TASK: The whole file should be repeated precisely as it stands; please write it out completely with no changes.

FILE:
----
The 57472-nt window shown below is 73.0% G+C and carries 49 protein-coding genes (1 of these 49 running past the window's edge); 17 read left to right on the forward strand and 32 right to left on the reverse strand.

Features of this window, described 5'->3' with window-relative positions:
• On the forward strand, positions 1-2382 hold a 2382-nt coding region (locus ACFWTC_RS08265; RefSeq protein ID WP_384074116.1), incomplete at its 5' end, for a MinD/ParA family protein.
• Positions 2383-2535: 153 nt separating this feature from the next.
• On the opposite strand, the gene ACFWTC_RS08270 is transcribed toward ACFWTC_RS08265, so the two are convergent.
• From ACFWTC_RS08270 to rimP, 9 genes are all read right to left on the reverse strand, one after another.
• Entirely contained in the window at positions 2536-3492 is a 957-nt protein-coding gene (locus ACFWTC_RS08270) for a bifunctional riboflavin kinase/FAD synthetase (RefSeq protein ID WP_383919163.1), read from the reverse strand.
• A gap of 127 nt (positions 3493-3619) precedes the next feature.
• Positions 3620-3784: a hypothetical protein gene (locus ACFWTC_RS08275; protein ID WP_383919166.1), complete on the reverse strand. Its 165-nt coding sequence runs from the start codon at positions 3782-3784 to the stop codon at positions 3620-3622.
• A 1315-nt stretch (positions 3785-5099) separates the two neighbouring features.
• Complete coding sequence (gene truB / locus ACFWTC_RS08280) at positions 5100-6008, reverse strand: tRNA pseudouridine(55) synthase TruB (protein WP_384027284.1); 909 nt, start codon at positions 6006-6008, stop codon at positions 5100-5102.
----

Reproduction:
The 57472-nt window shown below is 73.0% G+C and carries 49 protein-coding genes (1 of these 49 running past the window's edge); 17 read left to right on the forward strand and 32 right to left on the reverse strand.

Features of this window, described 5'->3' with window-relative positions:
• On the forward strand, positions 1-2382 hold a 2382-nt coding region (locus ACFWTC_RS08265; RefSeq protein ID WP_384074116.1), incomplete at its 5' end, for a MinD/ParA family protein.
• Positions 2383-2535: 153 nt separating this feature from the next.
• On the opposite strand, the gene ACFWTC_RS08270 is transcribed toward ACFWTC_RS08265, so the two are convergent.
• From ACFWTC_RS08270 to rimP, 9 genes are all read right to left on the reverse strand, one after another.
• Entirely contained in the window at positions 2536-3492 is a 957-nt protein-coding gene (locus ACFWTC_RS08270) for a bifunctional riboflavin kinase/FAD synthetase (RefSeq protein ID WP_383919163.1), read from the reverse strand.
• A gap of 127 nt (positions 3493-3619) precedes the next feature.
• Positions 3620-3784: a hypothetical protein gene (locus ACFWTC_RS08275; protein ID WP_383919166.1), complete on the reverse strand. Its 165-nt coding sequence runs from the start codon at positions 3782-3784 to the stop codon at positions 3620-3622.
• A 1315-nt stretch (positions 3785-5099) separates the two neighbouring features.
• Complete coding sequence (gene truB / locus ACFWTC_RS08280) at positions 5100-6008, reverse strand: tRNA pseudouridine(55) synthase TruB (protein WP_384027284.1); 909 nt, start codon at positions 6006-6008, stop codon at positions 5100-5102.